India to restart talks with Pak on Kartarpur Corridor

Heavy machines at work beyond the border fence for the construction of the Indian side of Kartarpur corridor, in Gurdaspur district. PTI file photo

India is set to restart its engagement with Pakistan on the proposed “Kartarpur Corridor” after keeping it in abeyance for three months to protest the move by the government of the neighbouring country to rope in people known for supporting the campaign for Khalistan.

The officials of India and Pakistan will meet on July 14 to discuss the draft agreement for finalising the modalities of Kartarpur Corridor and related technical issues. Pakistan will host the meeting at Wagah adjacent to its border with India.

Islamabad on Tuesday conveyed to New Delhi that it was ready to host the meeting on July 14. India had a few days back sent a proposal to Pakistan to hold the meeting any day between July 11 and 14.

The meeting on “Kartarpur Corridor” is going to be India's first engagement with Pakistan after its Lok Sabha elections, which saw the ruling BJP harping on the “strong response” by Prime Minister Narendra Modi's government to export of terror from the neighbouring country.

The “Kartarpur Corridor” linking India and Pakistan was conceived to facilitate pilgrims from India to visit the final resting place of Sikhism's founder Guru Nanak in Pakistan, without requiring any travel documents. The officials of the two governments had held the first meeting on “Kartarpur Corridor” at Attari (India) on the Attari-Wagah border on March 14.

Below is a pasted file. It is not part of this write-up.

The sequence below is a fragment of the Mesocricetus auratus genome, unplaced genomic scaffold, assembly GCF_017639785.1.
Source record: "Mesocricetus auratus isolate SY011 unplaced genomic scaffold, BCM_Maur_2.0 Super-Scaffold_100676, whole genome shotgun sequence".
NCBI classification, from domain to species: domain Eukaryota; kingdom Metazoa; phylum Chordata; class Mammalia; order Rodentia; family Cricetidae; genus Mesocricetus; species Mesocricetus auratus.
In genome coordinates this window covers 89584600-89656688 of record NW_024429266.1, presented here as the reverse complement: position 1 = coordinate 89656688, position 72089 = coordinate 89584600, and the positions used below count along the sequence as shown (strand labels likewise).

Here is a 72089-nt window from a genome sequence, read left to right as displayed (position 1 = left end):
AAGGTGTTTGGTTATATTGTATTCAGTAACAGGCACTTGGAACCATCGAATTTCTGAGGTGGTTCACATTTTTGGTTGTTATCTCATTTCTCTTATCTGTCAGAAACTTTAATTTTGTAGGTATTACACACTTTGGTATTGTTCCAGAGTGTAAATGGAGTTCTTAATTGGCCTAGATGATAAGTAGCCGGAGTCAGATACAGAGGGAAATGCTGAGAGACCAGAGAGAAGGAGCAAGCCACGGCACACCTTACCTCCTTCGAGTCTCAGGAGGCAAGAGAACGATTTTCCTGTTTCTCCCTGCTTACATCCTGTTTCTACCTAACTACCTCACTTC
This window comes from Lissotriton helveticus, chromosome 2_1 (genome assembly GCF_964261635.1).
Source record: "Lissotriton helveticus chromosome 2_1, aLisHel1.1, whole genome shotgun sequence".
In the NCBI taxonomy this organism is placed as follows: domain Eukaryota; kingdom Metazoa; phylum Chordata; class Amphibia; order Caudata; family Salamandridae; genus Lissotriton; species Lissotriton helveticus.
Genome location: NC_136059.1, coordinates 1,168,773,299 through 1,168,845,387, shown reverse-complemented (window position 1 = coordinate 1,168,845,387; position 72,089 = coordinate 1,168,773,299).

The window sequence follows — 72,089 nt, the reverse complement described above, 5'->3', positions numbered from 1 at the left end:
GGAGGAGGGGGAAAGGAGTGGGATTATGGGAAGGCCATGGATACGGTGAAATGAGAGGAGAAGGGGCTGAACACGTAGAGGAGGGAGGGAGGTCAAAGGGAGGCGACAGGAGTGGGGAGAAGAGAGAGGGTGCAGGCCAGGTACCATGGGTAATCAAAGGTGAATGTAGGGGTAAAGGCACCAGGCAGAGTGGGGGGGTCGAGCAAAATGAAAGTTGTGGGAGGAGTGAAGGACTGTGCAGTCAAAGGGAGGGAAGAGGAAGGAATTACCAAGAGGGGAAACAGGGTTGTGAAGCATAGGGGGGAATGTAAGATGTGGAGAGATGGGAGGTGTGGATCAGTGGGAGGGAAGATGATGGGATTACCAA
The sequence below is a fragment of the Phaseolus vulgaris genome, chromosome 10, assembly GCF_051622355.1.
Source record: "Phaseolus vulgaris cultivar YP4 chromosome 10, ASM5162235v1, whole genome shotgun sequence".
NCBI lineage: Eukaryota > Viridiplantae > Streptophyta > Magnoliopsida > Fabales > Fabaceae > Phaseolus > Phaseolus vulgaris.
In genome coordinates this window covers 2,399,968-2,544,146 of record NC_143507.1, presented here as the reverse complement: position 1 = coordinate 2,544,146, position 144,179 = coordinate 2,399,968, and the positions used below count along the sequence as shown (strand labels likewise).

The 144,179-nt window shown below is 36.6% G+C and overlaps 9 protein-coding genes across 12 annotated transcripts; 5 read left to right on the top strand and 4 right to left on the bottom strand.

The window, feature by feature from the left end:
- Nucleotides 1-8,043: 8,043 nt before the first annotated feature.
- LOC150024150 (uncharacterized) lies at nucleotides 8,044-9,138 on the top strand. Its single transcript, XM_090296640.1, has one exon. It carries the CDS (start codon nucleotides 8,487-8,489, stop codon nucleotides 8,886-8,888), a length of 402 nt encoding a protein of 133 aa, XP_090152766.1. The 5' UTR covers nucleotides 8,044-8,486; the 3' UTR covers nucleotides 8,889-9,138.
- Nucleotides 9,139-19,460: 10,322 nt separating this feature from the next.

With the celebration of the 550th birth anniversary of Guru Nanak scheduled to commence in November, both sides discussed the possibility of expediting work to make the corridor operational.

The Gurdwara Darbar Sahib Kartarpur in Pakistan is among the holiest for the Sikhs as it marks the place where Guru Nanak lived for 18 years and finally breathed his last in 1539.

The March 14 meeting was the first engagement between New Delhi and Islamabad after tension between the two nations escalated over the February 14 killing of over 40 Central Reserve Police Force personnel in a terrorist attack at Pulwama in Jammu and Kashmir and India's air strike on a terror camp in Pakistan on February 26.

The second meeting had been scheduled to take place at Wagah (Pakistan) on the Attari-Wagah border on April 2.

New Delhi, however, on March 29 put on hold its engagement with Islamabad on “Kartarpur Corridor”, expressing concerns over the inclusion of Gopal Singh Chawla and other pro-Khalistani activists based in Pakistan in a committee that Prime Minister Imran Khan's Government in the neighbouring country constituted to welcome the pilgrims travelling from India. Chawla, who is known to be linked to anti-India and pro-Khalistan entities based in Pakistan, is also linked to radical cleric Hafiz Saeed, who is based at Lahore in the neighbouring country and whom New Delhi suspects to be the founder of the terrorist outfit Lashkar-e-Tayyiba (LeT) as well as the brain behind the November 26-28, 2008 terror attacks in Mumbai.

It is still not clear if Pakistan dropped Chawla and other pro-Khalistani activists from the committee to address the concerns of India.

A source in New Delhi, however, said that India had recently taken the initiative to restart talks with Pakistan on “Kartarpur Corridor” only to demonstrate its commitment to the project. The resumption of talks on the corridor should not be construed as an indication of New Delhi softening its stand and agreeing to restart its Comprehensive Bilateral Dialogue with Islamabad, added the source.

The bilateral dialogue between India and Pakistan on Kashmir and other disputes remained stalled since 2013.

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